Last year, I participated with a group of academic researchers and environmental professionals from around the state of Georgia (e.g. Emory University, College of Coastal Georgia, Georgia Department of Natural Resources, Georgia Tech, University of Georgia, Nature Conservancy, and the list goes on) to publish the results of the Climate Research Roadmap. Through a year-long information-gathering process and workshop, 40 experts from the natural, applied, and social sciences convened to construct a manuscript of the key climate research questions that could lay the groundwork for Georgia decision-makers to take effective, science-based action in our state.
Among these 40 questions, a few stand out as particularly relevant in the Golden Isles where our geography presents at least two unique risks — a coastal ecosystem and rural communities. I call these features of our geography “risks” because from a climate change perspective, we are facing specific threats according to the Fourth National Climate Assessment released by the Trump administration in late 2018 — rising sea levels, increases in heat waves, more widespread droughts, increasingly intense storm events, and extreme precipitation events. These factors are unpleasant to deal with at best, but are costly as well.
In Coastal Georgia, we have $1 trillion of our national wealth held in coastal real estate and as a state, agriculture contributes $73 billion annually to our economy. As sea levels continue to rise and storms continue to increase in intensity and frequency, our coastal real estate and infrastructure have become vulnerable assets that are already costing residents and businesses dearly. Though rebuilding after tropical storm and hurricane events in the Golden Isles has thus far been relatively successful, costs will escalate alongside escalating climate impacts. Agriculture is already seeing the impacts of increasing temperatures on soil quality and food yields, which is likely to have an impact on food prices not just in our state but nationally. And while all of us feel these economic stressors, economically underserved and disadvantaged communities bear the largest cost as they are least equipped to adapt. Low or no access to savings or emergency funds make low income communities particularly vulnerable to long term effects like uninhabitable structures and health risk exposure (e.g. mold). This is not welcome news for the 18 percent of Glynn county residents living below the poverty line.
Climate change impacts are being felt now, but the costs of those impacts are going to be felt well into the future. It’s a long game policy issue. Unfortunately, bureaucratic systems (particularly in a democracy) are not well-suited to addressing the long game. Bureaucracies can be bulky and take entirely too long to get things done. Elected officials in democracies are increasingly forced to answer to the immediate concerns of constituents and have difficulty tackling long term issues that may fall outside of the scope of their elected term of office. Clearly this is not always the case, but it seems to be closer to the rule than the exception.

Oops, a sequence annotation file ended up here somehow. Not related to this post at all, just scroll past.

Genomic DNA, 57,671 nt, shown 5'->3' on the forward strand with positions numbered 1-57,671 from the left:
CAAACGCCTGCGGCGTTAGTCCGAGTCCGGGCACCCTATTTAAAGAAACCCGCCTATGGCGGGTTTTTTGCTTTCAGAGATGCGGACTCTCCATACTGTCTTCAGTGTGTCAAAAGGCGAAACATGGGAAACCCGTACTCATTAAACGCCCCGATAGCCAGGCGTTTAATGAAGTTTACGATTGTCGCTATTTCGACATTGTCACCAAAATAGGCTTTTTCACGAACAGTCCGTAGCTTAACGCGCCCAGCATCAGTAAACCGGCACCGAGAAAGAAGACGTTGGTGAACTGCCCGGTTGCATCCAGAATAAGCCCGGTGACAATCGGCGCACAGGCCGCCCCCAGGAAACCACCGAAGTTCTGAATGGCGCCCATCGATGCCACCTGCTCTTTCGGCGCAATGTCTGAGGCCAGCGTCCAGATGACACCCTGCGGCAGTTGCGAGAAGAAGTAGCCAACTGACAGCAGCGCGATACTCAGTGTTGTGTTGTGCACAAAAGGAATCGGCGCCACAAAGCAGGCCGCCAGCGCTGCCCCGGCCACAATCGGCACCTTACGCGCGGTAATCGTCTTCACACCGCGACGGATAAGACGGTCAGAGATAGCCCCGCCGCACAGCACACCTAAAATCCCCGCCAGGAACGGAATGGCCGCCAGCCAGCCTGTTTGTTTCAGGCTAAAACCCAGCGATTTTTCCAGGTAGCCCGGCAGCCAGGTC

How grim, so where do we go from here? What rural and coastal Georgians could benefit from is resiliency planning. Resiliency planning is both reactive and pre-emptive. It addresses current and anticipated needs. Several coastal communities are already engaging in this process including Tybee Island’s Sea Level Rise Adaptation Plan and St. Mary’s Flood Resiliency Project. Glynn County and the City of Brunswick have begun talking about this need through events like the recent “Rising Sea Level Predictions: What They Might Mean for Glynn County” symposium, but concrete, collaborative resiliency planning is not yet a reality.
I mentioned before that the Georgia Climate project landed on several questions that can help provide coastal Georgia decision-makers with credible, relevant data that can inform planning and policy-making. These questions address issues such as planning for and adapting to extreme weather events, understanding coastal risk factors, agricultural impacts, and impacts to rural infrastructure and communities. This research has the potential to contribute both scientific and historical/cultural knowledge to the process of resiliency planning.
A good next step would be to connect researchers working on these questions with decision-makers who can use the information to create a more resilient Golden Isles. Using relevant data to inform our planning, we can position ourselves to efficiently deal with the impacts of climate change and perhaps avoid unnecessary costs in the future.